You’ve talked about creating something people want and giving it away. My best subscribers are people who listen to me live as a speaker. Those have been the most faithful followers. Some have been following me since 2005 because I deliver valuable content they can’t get anywhere else.

My congregation, so to speak, of readers that I’m shepherding via email is more interesting to me than my 20,000 followers on Instagram. I don’t know those Instagram followers, but I know my email list.

Thomas: Email is a richer interaction. People on Instagram click, but people who subscribe to your email newsletter email you back, and those replies are informative because you’re getting somebody’s real effort. They’ll write a paragraph or several. Sometimes, it’s their life story, and it’s very illuminating. I read every single one and try to respond as much as possible. That correspondence is a much richer connection, but it’s not nearly as rich as the connection in real life.

The more you can do to facilitate in-person connections, the better your relationships will be.

Christians belong to a very physical religion. You cannot confirm an elder of a church without touching them. You cannot be baptized without touching the water. You cannot take communion by posting bread and wine emojis in the chat on Zoom. That’s not real communion. How do you test the spirits? You ask it if Jesus existed in the flesh.

It’s easy to get sucked into this virtual world
and think it’s a substitute for the real thing.

thomas Umstattd, Jr.

The more we go back to church and fellowship with other human beings who follow Christ, and the more we interact with humans who don’t follow Christ, the more vibrant our spiritual walk and writing will be. Those human connections will also make your marketing more effective.

I’m saying this as a tech-savvy millennial who is the first to buy all the new technology. But my eyes are being opened to the importance of real-life interaction. That’s where the life change happens, and that’s where the connections are formed.

Mary: I agree. That also gets back to my dissatisfaction with the megachurch model. It lets believers disconnect from the oikos of day-to-day communion with other believers.

Nobody grows in isolation. I write books about growing in Christ, but I grow better if I read a book and talk about it or pray through it with someone. If it’s heretical, you have to talk about it. You need to process it with a live human being.

What kind of author are you looking to represent?

Mary:¬†As an agent, I am looking for people I like. It’s really important to me that I get along with the authors I represent. But I’m also looking for people who have the mindset of the Kingdom, who like to push against the barriers of the status quo of what American Christianity has become.

I want to work with people who push against the consumeristic church culture that is devoid of discipleship. I want to see new voices with great writing. I want to see people who are connected to their audiences and know how to serve them.

If you look at my authors on, you’ll see authors who you may not know yet, but they are doing beautiful things for the Kingdom, and God is blessing that with changed lives rather than in numbers.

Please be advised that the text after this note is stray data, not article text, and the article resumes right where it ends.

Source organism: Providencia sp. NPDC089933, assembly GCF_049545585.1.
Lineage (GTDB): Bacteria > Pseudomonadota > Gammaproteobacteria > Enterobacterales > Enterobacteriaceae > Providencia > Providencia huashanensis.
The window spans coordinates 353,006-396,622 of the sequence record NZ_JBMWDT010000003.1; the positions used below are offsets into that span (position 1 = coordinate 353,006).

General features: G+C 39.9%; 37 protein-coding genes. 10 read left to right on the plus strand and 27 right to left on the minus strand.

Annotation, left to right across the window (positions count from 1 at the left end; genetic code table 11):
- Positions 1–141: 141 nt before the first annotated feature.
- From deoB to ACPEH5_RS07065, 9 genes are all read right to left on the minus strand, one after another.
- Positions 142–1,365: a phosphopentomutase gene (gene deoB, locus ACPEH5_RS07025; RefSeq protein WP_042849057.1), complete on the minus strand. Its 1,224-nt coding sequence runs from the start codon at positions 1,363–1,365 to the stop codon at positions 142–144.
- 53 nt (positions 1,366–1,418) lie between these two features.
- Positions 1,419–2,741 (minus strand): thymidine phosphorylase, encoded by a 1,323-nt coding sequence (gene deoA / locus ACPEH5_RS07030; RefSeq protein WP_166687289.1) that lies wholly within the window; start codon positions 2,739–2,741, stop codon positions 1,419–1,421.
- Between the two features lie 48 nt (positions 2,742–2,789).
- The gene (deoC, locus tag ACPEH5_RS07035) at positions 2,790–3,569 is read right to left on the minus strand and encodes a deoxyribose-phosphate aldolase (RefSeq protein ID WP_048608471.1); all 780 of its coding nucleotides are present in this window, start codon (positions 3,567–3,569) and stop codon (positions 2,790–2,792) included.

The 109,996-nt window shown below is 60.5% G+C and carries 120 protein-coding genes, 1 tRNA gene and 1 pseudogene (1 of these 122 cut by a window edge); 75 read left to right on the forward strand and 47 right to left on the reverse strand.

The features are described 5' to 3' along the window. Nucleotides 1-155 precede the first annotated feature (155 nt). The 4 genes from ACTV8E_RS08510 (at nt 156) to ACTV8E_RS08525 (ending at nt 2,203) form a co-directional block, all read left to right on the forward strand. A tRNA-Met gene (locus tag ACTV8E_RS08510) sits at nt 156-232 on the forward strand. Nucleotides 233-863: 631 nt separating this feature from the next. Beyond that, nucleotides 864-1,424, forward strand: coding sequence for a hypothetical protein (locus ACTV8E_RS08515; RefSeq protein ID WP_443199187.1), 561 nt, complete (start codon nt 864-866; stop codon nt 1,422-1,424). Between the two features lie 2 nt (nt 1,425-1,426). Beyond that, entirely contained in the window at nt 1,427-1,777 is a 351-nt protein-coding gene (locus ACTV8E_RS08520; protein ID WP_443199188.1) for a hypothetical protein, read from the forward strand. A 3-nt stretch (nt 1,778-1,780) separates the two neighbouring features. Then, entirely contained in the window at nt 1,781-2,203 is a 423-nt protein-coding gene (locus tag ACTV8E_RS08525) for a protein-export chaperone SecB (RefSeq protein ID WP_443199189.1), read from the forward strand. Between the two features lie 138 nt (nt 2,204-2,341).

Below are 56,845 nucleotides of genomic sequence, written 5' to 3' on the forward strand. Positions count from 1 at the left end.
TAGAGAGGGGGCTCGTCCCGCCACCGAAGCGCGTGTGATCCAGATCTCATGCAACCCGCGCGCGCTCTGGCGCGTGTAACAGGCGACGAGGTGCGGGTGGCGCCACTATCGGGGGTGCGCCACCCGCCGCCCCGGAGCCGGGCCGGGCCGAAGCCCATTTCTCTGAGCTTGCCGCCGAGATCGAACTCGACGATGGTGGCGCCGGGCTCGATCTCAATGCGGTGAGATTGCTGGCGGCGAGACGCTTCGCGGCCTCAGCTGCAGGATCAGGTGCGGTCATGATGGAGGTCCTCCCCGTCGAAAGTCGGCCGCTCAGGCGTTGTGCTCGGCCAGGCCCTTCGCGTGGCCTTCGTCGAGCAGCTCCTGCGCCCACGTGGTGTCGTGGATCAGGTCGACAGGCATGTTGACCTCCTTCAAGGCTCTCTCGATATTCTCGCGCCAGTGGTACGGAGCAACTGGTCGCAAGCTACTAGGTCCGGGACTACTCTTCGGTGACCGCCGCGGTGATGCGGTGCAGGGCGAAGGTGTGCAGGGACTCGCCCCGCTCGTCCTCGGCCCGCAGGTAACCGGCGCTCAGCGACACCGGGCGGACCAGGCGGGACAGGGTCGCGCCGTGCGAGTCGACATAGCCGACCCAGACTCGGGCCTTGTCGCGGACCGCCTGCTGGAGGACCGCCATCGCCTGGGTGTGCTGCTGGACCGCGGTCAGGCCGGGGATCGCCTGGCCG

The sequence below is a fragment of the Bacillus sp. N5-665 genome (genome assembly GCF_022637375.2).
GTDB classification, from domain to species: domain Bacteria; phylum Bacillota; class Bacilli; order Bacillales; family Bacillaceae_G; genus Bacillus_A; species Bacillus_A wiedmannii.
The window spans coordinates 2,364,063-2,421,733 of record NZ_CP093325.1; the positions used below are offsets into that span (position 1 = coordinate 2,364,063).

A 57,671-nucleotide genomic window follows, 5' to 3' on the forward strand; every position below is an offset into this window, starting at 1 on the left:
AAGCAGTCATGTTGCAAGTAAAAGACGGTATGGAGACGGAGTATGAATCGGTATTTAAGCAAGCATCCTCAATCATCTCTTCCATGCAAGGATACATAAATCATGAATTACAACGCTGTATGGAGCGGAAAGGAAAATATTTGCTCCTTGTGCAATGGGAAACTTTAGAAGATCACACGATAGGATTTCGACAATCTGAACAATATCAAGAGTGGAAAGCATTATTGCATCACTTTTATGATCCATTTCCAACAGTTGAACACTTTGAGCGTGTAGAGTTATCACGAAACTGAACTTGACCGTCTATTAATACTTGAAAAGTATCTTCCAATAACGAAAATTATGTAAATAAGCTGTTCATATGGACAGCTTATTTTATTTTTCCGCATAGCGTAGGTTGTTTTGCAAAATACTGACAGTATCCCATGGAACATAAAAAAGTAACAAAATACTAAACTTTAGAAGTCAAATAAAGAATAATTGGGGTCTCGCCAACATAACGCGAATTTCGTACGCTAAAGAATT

We’re also blessed by the relationships we have within our literary agency because we’re all connected. 

What can we do to turn the tide in publishing?

Thomas: If you’re an industry professional, I encourage you to start pushing back by asking for numbers on what works. Ask, “How do you know that’s true?” and “How do you know that that works?” You’ll find that the people pushing for social media cannot give you numbers to substantiate their methods, and very quickly, their whole argument crumbles.

I’ll end with an illustration. One of my sons is a bit of a free spirit. He was playing on the playscape at church and doing one thing while other children were doing something else. The other children came to me complaining that he was not participating in the game they put together.

They said, “He’s doing it wrong.”

I said, “Who says he’s doing it wrong?”

They said, “He’s breaking the rules.”

I said, “Who’s rules?” It was an instance where they were trying to pressure him into doing what they were doing, but he didn’t want to do it with them.

If you’re facing peer pressure in a corporate or religious setting, ask questions. 

  • Who says?
  • What’s your proof?
  • What evidence do you have?

Hopefully, they’ll say, “We found a way to make it work, and here are the numbers.” But I think you’ll find that they don’t have the numbers. They simply believe everyone else is doing it.

We need more people to say that the emperor has no clothes and that the social media emperor is naked. It’s time to stop complimenting each other about how beautiful his clothes are when he’s not wearing any.

Mary: I want to bring people freedom.

I also don’t want to misrepresent myself. I do have to look at numbers as a literary agent. However, I would much rather an author spend their deep work on their deep writing rather than throwing their “pearls before swine” on social media. It’s so shallow there. You’re throwing your most beautiful work to bots and people who will consume it quickly. When you commit to the deep work of putting your words on the page, you facilitate a more thoughtful interaction with your reader.

You can find Mary’s submission guidelines at